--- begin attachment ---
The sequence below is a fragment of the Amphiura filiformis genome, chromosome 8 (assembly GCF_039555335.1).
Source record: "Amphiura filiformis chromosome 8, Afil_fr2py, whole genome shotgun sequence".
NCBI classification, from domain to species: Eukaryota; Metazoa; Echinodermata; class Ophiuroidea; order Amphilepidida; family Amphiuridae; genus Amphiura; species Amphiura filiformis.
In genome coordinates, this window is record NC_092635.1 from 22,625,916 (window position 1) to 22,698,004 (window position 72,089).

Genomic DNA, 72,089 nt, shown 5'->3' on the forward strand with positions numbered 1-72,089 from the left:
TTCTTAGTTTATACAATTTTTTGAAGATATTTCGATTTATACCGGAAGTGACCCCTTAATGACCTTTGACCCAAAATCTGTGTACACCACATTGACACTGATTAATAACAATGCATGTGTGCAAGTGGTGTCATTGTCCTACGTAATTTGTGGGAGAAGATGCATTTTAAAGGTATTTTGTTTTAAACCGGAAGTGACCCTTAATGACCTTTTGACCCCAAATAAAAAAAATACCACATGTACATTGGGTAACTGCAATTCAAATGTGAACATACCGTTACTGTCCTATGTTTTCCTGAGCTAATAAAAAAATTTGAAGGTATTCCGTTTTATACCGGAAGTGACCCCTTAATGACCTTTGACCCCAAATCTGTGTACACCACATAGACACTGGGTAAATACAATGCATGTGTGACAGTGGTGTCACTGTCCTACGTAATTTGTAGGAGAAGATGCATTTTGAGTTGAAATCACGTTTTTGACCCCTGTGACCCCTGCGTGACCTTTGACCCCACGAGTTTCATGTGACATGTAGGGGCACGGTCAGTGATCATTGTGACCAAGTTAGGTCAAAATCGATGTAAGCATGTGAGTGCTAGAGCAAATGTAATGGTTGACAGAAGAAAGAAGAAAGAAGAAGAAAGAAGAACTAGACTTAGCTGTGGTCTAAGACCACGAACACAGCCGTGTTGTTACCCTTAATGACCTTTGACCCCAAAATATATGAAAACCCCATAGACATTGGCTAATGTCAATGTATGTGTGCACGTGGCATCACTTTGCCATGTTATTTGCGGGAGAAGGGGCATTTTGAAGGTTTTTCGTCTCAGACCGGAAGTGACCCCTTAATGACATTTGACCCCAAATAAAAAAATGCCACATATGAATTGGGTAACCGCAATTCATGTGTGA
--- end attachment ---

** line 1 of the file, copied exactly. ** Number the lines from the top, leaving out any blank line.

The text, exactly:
The sequence below is a fragment of the Amphiura filiformis genome, chromosome 8 (assembly GCF_039555335.1).